Fish Passage Center to Close its Doorsby Mitch Lies
Capital Press, December 9, 2005
After 22 years of gathering, housing, organizing and analyzing data on salmon survival, the Portland-based Fish Passage Center is closing its doors in March - largely due to an effort by Sen. Larry Craig, R-Idaho.
"The whole thing is hard to understand," said the center's manager, Michele DeHart. "I think we've provided a really valuable service to the states, the tribes, all the fishery managers and the public at large."
Craig inserted language in the Energy and Water Development Appropriations bill in June that barred the Bonneville Power Administration from funding the center next year. The bill passed the Senate Nov. 14 and was signed into law by President Bush Nov. 19.
DeHart speculated this week that Craig wanted to close the center because of frustrations over U.S. District Judge James Redden's ruling this year to increase spills over Columbia and Snake river dams - an increase that cost the Bonneville Power Administration millions in lost hydropower revenue.
Craig is a noted supporter of the Columbia and Snake river hydropower system. In 2002 he was named "legislator of the year" by the National Hydropower Association.
Craig spokesman Dan Whiting said DeHart's contention isn't true. He said Craig wanted to close the center because "the center was doing a lot of duplicative work and ventured into advocacy and not just data collection.
"If they want to advocate on their own time, that's fine," Whiting said, "but not on the back of ratepayers."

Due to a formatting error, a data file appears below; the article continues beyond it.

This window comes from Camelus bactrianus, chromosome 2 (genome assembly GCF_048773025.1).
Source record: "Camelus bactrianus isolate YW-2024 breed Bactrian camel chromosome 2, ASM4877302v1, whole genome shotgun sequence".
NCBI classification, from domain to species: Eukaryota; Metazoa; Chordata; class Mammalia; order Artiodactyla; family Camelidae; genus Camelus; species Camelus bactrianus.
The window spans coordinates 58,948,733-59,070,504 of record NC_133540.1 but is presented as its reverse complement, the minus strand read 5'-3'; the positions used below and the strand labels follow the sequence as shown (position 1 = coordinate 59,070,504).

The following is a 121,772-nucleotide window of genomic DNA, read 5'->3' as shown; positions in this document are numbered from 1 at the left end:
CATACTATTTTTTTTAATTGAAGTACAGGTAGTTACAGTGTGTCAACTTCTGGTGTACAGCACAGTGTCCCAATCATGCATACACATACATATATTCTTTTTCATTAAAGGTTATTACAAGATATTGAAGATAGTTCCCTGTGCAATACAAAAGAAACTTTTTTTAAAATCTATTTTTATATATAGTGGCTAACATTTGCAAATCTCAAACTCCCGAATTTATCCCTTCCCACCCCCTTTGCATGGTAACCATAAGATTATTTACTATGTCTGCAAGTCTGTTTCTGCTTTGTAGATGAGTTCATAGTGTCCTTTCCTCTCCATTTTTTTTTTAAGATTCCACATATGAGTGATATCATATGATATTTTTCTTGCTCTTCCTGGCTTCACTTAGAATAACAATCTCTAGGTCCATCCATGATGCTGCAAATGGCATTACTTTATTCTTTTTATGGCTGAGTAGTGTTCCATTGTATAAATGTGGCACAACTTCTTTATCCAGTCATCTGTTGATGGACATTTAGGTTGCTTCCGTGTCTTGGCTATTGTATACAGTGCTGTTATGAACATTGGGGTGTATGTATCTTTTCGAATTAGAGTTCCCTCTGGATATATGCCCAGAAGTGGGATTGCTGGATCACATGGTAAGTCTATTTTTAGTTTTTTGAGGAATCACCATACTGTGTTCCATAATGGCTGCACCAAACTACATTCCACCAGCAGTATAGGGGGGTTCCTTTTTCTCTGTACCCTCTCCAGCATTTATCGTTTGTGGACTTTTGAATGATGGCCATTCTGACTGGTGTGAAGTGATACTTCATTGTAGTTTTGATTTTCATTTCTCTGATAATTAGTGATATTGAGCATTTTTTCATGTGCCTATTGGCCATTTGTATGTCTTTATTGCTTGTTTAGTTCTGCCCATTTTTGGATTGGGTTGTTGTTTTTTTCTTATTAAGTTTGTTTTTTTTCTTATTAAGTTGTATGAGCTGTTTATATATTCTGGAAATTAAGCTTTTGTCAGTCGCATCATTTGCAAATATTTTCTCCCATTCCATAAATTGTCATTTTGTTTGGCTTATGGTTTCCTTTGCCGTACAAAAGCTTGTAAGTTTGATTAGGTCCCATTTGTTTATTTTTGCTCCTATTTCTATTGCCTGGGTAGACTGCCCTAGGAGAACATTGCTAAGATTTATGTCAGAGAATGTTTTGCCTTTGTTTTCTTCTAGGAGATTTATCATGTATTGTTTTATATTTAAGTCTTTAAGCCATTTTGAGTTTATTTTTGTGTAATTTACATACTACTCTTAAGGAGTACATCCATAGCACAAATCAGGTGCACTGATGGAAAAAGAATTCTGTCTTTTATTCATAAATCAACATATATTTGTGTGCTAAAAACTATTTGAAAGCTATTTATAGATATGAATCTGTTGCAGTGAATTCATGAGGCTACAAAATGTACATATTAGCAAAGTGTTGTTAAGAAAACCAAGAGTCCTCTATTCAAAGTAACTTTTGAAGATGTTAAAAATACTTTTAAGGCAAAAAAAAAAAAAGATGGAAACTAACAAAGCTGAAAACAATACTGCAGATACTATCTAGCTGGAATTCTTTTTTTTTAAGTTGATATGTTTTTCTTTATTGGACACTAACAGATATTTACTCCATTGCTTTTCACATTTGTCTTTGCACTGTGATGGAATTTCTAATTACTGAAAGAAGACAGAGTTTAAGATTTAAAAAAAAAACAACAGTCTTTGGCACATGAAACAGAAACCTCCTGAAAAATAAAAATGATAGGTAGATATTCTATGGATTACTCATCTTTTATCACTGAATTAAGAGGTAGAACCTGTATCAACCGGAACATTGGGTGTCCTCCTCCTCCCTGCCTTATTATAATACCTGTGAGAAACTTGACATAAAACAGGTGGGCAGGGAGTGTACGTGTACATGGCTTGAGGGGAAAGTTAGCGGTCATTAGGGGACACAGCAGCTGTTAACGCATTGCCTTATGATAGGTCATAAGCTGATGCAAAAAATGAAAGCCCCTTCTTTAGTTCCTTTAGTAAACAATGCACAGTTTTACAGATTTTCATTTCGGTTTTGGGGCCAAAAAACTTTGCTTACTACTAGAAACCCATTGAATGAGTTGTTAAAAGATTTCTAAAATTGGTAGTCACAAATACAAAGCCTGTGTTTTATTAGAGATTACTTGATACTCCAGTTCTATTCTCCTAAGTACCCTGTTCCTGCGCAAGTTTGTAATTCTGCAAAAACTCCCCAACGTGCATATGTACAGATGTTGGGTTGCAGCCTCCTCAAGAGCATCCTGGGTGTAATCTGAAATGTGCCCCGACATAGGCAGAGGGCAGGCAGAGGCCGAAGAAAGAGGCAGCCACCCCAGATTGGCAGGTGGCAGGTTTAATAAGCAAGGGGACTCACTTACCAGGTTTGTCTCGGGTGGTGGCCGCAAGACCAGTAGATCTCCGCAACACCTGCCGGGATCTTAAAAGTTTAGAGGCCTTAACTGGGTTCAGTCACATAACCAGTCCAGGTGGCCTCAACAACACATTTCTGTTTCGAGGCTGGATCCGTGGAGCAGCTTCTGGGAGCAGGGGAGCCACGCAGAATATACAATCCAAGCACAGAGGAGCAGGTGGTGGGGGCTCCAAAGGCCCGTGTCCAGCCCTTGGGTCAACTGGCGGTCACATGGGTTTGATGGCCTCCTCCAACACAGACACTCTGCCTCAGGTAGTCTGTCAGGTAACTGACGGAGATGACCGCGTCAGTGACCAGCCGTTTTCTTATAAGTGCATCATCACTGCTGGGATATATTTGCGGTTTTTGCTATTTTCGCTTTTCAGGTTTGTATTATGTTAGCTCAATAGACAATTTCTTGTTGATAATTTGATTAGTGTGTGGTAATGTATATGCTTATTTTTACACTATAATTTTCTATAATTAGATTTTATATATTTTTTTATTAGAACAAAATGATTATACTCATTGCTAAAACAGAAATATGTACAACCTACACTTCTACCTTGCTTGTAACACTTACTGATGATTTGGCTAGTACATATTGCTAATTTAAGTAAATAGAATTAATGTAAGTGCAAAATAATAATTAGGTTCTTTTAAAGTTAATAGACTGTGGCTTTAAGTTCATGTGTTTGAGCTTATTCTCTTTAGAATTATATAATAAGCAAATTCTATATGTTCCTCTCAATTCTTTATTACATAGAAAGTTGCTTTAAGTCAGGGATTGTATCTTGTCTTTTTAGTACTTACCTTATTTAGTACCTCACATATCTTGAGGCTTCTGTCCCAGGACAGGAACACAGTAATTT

Whiting added that closing the center "is a long time coming. It's more than Redden's decision," he said. "It just happened to coincide with that. There are a lot more people frustrated with the fish passage center than just Sen. Craig."
The center, which operates on a $1.3 million annual budget, is funded by rate payers through the Northwest Power and Conservation Council's fish and wildlife program. It was formed to provide technical support on salmon and steelhead survival within the Columbia and Snake river hydropower system.
Under language in the appropriations bill, the Northwest Power and Conservation Council is working with the Bonneville Power Administration to transfer duties of the Fish Passage Center to a similar entity that will be designed to conduct a similar function.
The Northwest Power and Conservation Council began taking public comments on what the new entity should look like and how it should operate at a meeting in Portland Dec. 7.
DeHart and the 10 other Fish Passage Center staff, meanwhile, were left to wonder what they did wrong.
"Killing the messenger is not going to solve the problem," DeHart said. "We have been doing the job we're supposed to do. The things he said about us doing biased analysis just aren't true."
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